I think this drill will be a useful "poor man's timing drill".

Something else that worked quite well was to load a round in the magazine, present to target and fire a shot as quickly as possible, then close my eyes and ask myself where the shot went. I found that I could do this to within a very small error every time!

The way the sight picture looked when I did this really let me be aware of what was happening, and what a "called" sight picture looks and feels like.

As I continued to shoot freestyle, WHO, and SHO, I noticed some new things. I could "call my shots" sometimes, and not others. I found that I sometimes tend to focus on the target right as the shot goes off, and perhaps I am blinking some times. In any case, I can tell the difference between a called shot, and a non-called shot.

SHO, I was actually able to call my shots more easily than I was freestyle. When I jerked the trigger, I could see the sight move, and I could estimate pretty accurately where my trigger mash sent the bullet. When I did not jerk the trigger I could call my shots almost all the time.

WHO, I was not putting my shots where I wanted to, but I could usually see the front sight popping over to the low right before the shot fired, where the bullet hit.

Freestyle, I had a harder time calling my shots. In normal fire, I probably called my shots less than half the time.

It's also harder to tell, because in slow fire, my shots generally go the same place every time, whether or not I call them.

I don't know if I'll be able be able to call my shots in a match, and strangely, it's still hardest to call my shots freestyle, and it's hard to say for sure whether I can really see the sight lift freestyle, or one handed for that matter, but I at least know what it looks and feels like to call my shots.

I think the super sparky Remington small pistol primers helped. When I clearly remember seeing the front sight in focus with a spark behind it, I know I kept my focus on the front sight. When I don't see the spark, I know I am focusing away, or blinking.

I will continue to work on these drills and see where it takes me.

Edited by dagger10k
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If we were working together I'd have you shoot a .22 so you could see what's happening. I have a buddy who was having issues with exactly what you describe. I handed him the same gun, with a .22 conversion on it and after he took one shot he looked at me and said "oh, now I get it". Generally, when people don't know where the bullet went it's because their eyes are closed at the instant of firing. My old boss vehemently denied he was blinking (and he was a firearms instructor) until he saw video of his face while shooting. If you see where the front sight is when the shot breaks, that's where the bullet has to have gone. R,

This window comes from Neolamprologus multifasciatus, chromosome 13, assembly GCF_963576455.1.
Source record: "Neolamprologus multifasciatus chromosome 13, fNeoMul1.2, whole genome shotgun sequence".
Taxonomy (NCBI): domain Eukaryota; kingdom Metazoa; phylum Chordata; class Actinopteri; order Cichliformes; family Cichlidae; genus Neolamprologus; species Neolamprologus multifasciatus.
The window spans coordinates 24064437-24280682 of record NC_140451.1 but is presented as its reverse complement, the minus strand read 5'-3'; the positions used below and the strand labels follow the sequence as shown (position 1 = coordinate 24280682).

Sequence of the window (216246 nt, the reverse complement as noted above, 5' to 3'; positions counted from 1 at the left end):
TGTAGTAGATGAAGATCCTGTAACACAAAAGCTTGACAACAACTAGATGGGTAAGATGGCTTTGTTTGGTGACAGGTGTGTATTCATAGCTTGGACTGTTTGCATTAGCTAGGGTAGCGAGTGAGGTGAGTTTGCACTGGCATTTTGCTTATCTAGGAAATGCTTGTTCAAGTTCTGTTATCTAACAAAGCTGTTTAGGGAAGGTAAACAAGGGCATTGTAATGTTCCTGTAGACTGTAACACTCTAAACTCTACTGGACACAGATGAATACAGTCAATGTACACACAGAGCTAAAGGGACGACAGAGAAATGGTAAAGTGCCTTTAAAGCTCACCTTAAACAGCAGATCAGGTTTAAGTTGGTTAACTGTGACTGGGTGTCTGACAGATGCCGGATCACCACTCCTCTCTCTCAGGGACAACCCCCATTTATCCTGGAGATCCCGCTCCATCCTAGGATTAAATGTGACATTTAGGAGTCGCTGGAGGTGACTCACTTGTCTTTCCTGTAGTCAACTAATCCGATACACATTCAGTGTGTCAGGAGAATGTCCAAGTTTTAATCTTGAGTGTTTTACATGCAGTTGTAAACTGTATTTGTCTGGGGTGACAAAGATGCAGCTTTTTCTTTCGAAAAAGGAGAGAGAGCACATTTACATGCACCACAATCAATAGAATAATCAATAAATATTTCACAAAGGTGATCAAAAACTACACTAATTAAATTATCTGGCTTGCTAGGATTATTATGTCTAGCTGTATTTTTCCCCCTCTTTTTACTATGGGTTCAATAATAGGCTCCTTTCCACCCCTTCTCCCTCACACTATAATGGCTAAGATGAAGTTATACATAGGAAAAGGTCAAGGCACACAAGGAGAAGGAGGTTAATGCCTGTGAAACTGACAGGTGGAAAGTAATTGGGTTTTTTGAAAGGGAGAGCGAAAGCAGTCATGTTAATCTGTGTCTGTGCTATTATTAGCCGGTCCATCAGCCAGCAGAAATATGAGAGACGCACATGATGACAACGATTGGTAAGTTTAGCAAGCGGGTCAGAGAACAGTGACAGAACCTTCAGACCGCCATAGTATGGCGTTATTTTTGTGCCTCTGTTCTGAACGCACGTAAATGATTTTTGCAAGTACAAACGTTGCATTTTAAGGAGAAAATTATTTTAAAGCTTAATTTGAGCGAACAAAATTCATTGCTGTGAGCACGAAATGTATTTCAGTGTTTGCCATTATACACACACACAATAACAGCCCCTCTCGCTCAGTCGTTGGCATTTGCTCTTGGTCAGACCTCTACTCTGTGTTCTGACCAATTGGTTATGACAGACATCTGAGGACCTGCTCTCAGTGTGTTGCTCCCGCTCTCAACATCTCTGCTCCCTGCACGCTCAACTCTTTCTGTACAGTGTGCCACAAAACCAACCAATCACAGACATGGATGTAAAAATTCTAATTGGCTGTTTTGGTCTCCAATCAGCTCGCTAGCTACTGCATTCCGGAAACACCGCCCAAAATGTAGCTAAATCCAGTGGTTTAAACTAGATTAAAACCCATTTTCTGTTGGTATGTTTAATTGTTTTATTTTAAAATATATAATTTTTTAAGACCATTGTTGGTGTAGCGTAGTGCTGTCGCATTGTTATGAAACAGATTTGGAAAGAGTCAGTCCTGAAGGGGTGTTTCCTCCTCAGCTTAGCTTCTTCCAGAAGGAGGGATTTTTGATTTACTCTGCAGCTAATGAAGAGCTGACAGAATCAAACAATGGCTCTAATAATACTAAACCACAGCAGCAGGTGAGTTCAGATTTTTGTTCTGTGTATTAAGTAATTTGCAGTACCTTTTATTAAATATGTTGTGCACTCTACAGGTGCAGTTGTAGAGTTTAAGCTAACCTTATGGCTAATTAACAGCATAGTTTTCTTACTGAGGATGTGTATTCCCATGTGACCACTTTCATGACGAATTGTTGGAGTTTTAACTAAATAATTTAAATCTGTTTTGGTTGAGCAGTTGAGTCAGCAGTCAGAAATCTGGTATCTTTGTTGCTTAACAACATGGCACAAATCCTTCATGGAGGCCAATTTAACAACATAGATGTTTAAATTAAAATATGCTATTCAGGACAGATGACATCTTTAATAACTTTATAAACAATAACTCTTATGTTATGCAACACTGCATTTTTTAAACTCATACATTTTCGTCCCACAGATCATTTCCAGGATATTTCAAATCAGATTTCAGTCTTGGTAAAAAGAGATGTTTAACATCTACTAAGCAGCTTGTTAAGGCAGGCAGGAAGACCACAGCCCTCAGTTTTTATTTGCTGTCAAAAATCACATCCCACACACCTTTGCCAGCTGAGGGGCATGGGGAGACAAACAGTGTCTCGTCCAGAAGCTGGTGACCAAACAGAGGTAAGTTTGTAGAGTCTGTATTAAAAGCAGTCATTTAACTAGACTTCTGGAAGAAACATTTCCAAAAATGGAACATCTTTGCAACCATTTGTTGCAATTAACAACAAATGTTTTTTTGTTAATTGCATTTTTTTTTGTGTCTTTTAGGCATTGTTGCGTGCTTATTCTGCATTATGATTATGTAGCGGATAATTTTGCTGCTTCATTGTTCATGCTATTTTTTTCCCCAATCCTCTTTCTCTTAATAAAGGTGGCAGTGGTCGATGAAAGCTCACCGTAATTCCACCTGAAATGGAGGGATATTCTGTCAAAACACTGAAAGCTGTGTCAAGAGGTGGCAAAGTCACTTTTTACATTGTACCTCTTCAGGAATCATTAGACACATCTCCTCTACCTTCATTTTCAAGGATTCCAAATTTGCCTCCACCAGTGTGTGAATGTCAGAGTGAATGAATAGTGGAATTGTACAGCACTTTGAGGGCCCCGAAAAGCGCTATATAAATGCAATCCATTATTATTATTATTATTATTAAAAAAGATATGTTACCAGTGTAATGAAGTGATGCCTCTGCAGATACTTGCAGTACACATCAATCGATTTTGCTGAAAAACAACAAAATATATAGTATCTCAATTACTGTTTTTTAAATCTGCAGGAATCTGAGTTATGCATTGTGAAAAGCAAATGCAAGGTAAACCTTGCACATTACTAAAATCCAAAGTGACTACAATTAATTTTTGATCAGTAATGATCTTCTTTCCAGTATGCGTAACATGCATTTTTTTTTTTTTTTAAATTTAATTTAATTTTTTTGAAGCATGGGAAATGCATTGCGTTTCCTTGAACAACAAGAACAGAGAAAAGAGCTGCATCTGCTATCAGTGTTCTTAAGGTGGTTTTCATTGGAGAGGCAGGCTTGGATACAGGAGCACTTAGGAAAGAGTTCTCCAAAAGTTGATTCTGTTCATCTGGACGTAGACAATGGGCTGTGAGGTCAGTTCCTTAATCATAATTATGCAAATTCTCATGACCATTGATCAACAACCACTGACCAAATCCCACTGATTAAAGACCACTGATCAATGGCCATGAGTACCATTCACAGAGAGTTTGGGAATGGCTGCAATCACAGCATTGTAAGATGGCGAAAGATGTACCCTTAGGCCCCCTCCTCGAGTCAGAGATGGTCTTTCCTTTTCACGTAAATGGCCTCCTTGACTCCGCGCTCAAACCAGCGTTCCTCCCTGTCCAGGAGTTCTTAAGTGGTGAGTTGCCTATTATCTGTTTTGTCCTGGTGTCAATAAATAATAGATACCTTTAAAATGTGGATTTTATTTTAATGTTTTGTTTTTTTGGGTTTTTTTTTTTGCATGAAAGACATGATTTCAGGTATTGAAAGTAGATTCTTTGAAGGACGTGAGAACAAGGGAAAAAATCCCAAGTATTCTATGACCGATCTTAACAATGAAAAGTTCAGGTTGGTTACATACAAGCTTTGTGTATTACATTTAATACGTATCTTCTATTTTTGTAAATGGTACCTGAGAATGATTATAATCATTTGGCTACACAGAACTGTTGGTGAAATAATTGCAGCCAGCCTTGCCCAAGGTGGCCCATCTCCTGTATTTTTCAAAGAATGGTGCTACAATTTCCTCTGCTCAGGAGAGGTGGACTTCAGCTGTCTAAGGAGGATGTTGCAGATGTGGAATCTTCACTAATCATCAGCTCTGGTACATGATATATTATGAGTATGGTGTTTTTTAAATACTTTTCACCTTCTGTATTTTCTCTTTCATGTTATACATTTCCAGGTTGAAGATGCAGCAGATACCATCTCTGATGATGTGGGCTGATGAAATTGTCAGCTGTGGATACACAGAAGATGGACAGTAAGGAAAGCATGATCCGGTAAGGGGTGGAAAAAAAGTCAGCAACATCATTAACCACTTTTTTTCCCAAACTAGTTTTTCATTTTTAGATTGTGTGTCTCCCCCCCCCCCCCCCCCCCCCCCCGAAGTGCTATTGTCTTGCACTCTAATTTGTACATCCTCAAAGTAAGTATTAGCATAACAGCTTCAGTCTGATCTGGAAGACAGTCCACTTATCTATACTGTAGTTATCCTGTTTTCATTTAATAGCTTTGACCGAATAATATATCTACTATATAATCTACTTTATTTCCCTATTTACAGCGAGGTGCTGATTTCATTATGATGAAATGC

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A couple things:

First- it's not your Glock!

I'm pretty sure when you are having occasional shots going low you are some how tensing up right before the shot breaks. Calling your shots would be wonderful... but at long distances you might not even notice the small movement before the bullet comes out. It's almost impossible for an observer to see you do this unless it's REAL bad. I took a class with Manny Bragg and he put a lot of emphasis on making sure to grip with your weak hand very well and leave your strong hand less tight. If you tense up your trigger hand/yank the the trigger- you will automatically milk the grip and your shots with go low. It takes work- shooting fast at distances is one of the most difficult skill in action shooting IMO. At close distances this "milking" isn't as obvious but it does still happen.

On shot calling. Yes, it is huge but there usually isn't this "magical" moment when all of a sudden you figure it out. With more and more good practice, you will "learn" more and more and see more and more. At least this is my experience. Sometimes I can absolutely call a shot clear as day... then sometimes I wonder how the hell did I get a damn miss! This happens when you get visually "lazy" IMO. You see the sight where you want it, then move the eyes WHILE you pull the trigger... or some variation of this. Why this simple task is so difficult I don't know- I'm convinced it's discipline required when having the urge to shoot as fast as one can.

I'm sure there are people that absolutely can call all their shots no doubt.... but I can tell you there are many high level shooters I know that have no idea how they got a Mike here and there.... visual discipline takes a lot of work.

This is just my experience so take it for what it's worth.

Edited by lugnut
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+1 on the previous post.